Proposal Guidelines and Submission Process
Proposals must explicitly include the following elements:
- Executive summary: 1-2 paragraphs describ ing what is to be developed, for what market and application, by when, where, the level of funding requested, and the technical indicators which relate to a successful project. These elements taken together describe the “gap” to be crossed, and should be elaborated on further in the appropriate section(s) below.
- The market opportunity: described and quantified total and served available markets, overview of customer need(s), products required and the performance or specifications required to win in the market-place, evidence of customer interest, and competitors.
- The technology: what it is and its alignment with ONAMI focus on nano- and micro-technologies, current state of achievem ent, IP status, indicate who dev eloped the technology and their level of involvement in this project.
- Commercialization partners: entrepreneur/small business who will commercialize, license/option status, evidence of investor and/or corporate partner interest.
- "Gap" project objective and total amount requested: how this investment will deliver the ONAMI objective of private funding within 12-18 months. If sources of outside funding have been approached, provide any feedback from such discussions as it relates to the elements of this proposal.
- Specific project plan and detailed use of funds - tasks, the team (personnel & qualifications), milestones and performance metrics. Grantees should anticipate that awarded funds will be “tranched” and contingent upon meeting milestones on schedule.
- Confirmation of institutional endorsement /approval, including a letter of support from the appropriate technology transfer office. Employees should ensure that outside activities are acceptable with the institution which developed the technology, and be prepared to develop a conflict of interest management plan if they have an equity interest in the commercialization partner.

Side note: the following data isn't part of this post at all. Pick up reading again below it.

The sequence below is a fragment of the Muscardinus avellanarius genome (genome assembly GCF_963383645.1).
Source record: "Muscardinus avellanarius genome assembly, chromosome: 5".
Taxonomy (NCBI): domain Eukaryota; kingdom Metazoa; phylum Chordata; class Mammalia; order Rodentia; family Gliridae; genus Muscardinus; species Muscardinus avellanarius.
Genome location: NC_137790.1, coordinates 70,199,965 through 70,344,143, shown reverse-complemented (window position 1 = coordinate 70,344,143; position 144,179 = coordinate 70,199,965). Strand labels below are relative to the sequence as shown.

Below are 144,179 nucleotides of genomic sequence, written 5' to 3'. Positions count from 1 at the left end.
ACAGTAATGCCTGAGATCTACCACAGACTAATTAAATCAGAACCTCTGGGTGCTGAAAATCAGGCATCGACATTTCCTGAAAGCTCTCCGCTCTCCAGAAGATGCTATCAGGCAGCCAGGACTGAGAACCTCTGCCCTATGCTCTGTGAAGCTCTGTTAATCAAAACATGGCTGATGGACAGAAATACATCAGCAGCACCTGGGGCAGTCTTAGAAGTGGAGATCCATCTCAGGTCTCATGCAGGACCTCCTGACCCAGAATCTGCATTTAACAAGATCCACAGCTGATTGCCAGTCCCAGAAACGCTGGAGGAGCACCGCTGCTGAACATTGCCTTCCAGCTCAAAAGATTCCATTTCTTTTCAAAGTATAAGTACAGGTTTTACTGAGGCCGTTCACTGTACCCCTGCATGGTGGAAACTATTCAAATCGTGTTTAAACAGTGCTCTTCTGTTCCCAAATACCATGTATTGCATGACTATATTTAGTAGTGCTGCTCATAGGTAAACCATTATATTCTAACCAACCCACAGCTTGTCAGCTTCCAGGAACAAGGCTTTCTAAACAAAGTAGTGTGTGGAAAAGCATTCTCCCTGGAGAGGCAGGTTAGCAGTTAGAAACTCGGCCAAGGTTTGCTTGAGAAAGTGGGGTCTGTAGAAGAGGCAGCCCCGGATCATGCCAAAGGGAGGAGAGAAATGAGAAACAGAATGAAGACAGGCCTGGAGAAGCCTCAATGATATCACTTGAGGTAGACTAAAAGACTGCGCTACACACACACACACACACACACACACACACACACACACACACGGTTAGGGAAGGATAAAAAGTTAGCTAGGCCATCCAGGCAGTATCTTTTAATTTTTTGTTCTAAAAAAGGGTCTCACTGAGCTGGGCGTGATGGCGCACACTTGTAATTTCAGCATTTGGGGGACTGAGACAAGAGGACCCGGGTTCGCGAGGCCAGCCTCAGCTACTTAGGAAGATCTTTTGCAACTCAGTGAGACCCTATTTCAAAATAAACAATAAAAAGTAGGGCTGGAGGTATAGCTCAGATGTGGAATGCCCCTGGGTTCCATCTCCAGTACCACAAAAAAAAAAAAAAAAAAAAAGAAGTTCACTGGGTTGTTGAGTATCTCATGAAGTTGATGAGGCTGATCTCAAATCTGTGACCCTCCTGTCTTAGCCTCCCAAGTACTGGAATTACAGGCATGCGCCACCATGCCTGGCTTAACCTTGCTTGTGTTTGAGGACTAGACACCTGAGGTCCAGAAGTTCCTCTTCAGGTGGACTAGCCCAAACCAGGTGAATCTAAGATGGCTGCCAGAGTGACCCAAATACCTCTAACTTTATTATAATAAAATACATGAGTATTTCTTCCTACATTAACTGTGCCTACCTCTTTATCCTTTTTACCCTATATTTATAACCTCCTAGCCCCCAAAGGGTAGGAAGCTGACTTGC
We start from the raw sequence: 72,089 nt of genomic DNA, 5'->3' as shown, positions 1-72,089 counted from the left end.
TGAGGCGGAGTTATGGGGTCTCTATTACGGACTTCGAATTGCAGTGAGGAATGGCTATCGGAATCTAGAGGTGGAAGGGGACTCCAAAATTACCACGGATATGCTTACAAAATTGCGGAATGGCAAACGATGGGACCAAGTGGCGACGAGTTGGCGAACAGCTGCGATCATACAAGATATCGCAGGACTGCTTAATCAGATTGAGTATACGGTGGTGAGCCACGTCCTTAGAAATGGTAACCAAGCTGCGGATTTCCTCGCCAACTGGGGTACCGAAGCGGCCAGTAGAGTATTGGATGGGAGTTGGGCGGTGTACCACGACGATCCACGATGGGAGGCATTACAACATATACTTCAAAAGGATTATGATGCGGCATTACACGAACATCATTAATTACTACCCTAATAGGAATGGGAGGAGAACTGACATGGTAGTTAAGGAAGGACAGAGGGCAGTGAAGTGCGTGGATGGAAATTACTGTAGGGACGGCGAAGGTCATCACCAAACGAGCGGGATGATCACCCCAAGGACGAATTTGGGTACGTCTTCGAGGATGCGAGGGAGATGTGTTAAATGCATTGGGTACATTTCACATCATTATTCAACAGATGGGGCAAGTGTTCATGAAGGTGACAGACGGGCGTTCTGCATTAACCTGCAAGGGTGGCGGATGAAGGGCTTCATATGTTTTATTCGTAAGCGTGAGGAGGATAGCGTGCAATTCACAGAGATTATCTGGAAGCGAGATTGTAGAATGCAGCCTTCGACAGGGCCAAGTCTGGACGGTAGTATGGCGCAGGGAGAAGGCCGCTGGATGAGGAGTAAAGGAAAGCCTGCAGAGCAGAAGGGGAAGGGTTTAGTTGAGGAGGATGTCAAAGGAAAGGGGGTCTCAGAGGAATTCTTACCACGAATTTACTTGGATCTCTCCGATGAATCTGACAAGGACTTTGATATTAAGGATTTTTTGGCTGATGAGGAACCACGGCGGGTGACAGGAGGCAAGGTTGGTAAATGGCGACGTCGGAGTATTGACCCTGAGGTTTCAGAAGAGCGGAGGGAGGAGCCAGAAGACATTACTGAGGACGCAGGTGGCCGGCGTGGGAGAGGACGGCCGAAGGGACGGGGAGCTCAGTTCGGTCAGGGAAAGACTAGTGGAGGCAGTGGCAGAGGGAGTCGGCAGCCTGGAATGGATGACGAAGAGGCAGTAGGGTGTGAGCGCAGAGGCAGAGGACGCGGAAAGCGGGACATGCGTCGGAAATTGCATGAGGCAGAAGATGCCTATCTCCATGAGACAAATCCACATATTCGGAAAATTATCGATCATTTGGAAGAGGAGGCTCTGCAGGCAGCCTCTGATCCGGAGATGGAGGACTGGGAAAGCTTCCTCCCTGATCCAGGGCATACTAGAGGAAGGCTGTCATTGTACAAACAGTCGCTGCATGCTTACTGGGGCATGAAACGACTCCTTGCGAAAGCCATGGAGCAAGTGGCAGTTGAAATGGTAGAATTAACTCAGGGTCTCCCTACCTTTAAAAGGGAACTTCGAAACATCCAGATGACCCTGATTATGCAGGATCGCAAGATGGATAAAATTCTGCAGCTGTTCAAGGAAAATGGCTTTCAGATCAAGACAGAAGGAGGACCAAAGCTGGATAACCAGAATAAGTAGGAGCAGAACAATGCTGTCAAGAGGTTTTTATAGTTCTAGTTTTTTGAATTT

Attachments to the narrative are welcome, but encouraged to be as concise as possible.
Proposals will be sent to the Commercialization Advisory Council in advance of its meetings. CAC members will not be asked to sign confidential disclosure agreements as part of the review process.
Proposal Review and Decision Process
ONAMI has secured the help of a distinguished Commercialization Advisory Council (CAC) of external advisors - most of them active venture capital investors in Oregon - to assist with proposal evaluation and funding recommendations. They should be in the best possible position to answer the question: "If this project is successfully completed, can it be funded and successfully grow/remain in Oregon?"
Gap funding requests follow the following process:
- Proposal received in electronic form by the Commercialization Manager and ONAMI President, who may choose to work with the proposers to refine the proposal before sending on to the CAC for review.
- CAC receives and comments on proposals electronically, but meets to review all current/open proposals at its next quarterly meeting. At that time, proposals may be rejected, sent back for modification/clarification, or recommended for funding.
- Recommendations for funding will normally not be final until the proposing principals have met face-face with the CAC, at which time a presentation to the CAC is likely. For proposals receiving generally favorable feedback following electronic review, we will try to schedule this at the next quarterly CAC meeting.
- The ONAMI Operations Council will act on CAC recommendations at its next (normally biweekly) meeting and proposal status will be communicated to the proposer immediately afterwards.
- Funded proposals will proceed to drafting and execution of a Statement of Work attachment to the ONAMI-university MGA as with other ONAMI grants.
- The ONAMI Operations Council will review project progress and release funds at the appropriate times.
Gap Project Tracking
Funded gap projects are tracked from beginning to end through a combination of monthly reporting to the Commercialization Manager, in-person meetings with ONAMI personnel, and status review quarterly by the CAC. As most projects receive a large portion of funds based on progress per the Statement of Work, it is important the project managers communicate clearly based on verifiable data.